Hood Golf Term


When you begin your journey as a golfer, you quickly realize that the game comes with a language of its own. From hooks to slices, birdies to bogeys, there are numerous golf-specific terms that can sometimes feel overwhelming. One such term is “hood.” Let's explore what this term means in the world of golf.

When golfers refer to a “hood,” they are usually talking about the position of the clubface at the start of the downswing. Hooding the clubface means closing it, which results in a lower trajectory and a left-to-right curve for right-handed golfers.

  • Clubface Position: The hooded position of the clubface occurs when the leading edge of the clubface is tilted towards the ground. This means that the toe of the club is closer to the ground than the heel.
  • Usage: Golfers may choose to hood their clubface intentionally to control the trajectory of their shots. This technique is especially useful in certain situations, such as when playing in the wind or when trying to hit low, penetrating shots.
  • Draw Shot: Hooding the clubface can also help golfers hit a draw, which is a shot that curves gently from right to left for right-handed players. By closing the clubface, you can encourage the ball to start right and curve back towards the target.

It is important to note that while hooding the clubface can be advantageous in specific scenarios, it is generally not recommended as a default position. When the clubface is hooded, it decreases the loft of the club, resulting in reduced distance and increased difficulty in getting the ball airborne.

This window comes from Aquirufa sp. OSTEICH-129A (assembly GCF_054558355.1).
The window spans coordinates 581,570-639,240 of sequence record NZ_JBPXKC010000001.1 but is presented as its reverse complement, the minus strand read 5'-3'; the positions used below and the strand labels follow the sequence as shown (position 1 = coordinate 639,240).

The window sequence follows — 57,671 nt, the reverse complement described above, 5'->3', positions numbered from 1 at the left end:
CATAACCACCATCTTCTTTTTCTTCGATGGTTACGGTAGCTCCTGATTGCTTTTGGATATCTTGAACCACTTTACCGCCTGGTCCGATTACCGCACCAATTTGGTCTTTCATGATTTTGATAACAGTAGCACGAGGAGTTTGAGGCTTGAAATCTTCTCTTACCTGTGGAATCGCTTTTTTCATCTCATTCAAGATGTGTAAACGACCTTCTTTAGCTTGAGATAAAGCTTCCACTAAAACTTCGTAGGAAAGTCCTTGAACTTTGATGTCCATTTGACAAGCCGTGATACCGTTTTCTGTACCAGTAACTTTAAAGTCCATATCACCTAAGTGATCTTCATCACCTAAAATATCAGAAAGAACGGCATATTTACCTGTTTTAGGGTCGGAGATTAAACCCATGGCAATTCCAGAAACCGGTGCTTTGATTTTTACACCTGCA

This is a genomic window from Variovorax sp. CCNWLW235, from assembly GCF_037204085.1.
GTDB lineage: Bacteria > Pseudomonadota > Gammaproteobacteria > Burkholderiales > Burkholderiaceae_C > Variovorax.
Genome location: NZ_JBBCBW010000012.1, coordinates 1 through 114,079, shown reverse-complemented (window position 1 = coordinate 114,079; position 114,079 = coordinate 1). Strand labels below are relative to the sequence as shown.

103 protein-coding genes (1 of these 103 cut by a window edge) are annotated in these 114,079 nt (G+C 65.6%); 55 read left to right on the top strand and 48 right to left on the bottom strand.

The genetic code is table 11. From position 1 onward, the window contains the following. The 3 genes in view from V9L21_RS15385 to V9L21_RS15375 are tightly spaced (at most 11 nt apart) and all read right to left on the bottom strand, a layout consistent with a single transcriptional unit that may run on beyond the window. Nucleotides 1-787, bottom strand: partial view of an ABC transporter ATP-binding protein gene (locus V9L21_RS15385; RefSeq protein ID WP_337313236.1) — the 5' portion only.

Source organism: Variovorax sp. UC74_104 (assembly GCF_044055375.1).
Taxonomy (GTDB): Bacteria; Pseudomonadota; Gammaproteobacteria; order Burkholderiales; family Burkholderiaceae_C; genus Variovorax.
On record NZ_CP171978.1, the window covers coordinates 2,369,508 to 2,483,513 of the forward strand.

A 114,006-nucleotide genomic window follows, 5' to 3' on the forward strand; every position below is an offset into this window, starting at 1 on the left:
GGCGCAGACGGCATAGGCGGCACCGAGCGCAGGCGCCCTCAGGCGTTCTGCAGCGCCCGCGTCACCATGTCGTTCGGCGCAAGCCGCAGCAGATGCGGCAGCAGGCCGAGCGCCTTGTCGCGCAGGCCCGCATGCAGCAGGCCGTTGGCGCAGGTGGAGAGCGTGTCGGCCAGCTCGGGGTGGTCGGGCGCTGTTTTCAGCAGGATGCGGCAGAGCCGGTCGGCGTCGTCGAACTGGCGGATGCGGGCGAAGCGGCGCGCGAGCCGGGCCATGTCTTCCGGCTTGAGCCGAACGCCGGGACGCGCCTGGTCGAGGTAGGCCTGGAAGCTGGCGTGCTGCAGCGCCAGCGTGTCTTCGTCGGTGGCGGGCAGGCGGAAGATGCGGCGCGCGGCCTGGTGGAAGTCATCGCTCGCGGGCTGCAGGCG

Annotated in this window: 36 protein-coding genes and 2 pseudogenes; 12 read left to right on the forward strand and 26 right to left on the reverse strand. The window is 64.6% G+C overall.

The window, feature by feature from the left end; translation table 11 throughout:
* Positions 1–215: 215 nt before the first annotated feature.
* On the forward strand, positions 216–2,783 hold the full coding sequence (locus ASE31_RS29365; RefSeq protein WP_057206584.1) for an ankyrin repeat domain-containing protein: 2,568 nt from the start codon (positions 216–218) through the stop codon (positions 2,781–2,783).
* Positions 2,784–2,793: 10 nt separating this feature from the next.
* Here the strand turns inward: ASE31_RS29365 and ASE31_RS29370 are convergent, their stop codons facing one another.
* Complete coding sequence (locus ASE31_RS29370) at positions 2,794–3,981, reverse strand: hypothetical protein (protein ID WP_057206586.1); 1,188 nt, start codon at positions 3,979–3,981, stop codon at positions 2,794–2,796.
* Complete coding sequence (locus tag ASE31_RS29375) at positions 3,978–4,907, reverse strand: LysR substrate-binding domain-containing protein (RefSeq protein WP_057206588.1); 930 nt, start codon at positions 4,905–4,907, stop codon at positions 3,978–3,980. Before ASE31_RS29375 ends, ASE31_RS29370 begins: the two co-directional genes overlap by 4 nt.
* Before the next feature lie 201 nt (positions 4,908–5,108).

Now, let's take a look at a step-by-step guide on how to hood the clubface:

  1. Address the ball in your regular setup position.
  2. At the top of your backswing, rotate your hands to close the clubface slightly. Be cautious not to overdo it, as this can lead to a hook.
  3. Begin your downswing, maintaining the closed clubface position.
  4. Trust the closed clubface and swing through impact with confidence.

By practicing this technique on the driving range, you can become more comfortable with hooding the clubface and develop a feel for controlling the ball's trajectory.

In conclusion, hooding the clubface refers to the intentional closing of the clubface at the start of the downswing. Golfers use this technique to control the trajectory of their shots and can be particularly useful when playing in challenging conditions or when looking to hit a draw. However, it is essential to remember that hooding the clubface should not be the default position as it can reduce distance and make it harder to get the ball airborne. With practice and a good understanding of this technique, you can add another valuable shot-shaping tool to your golfing arsenal.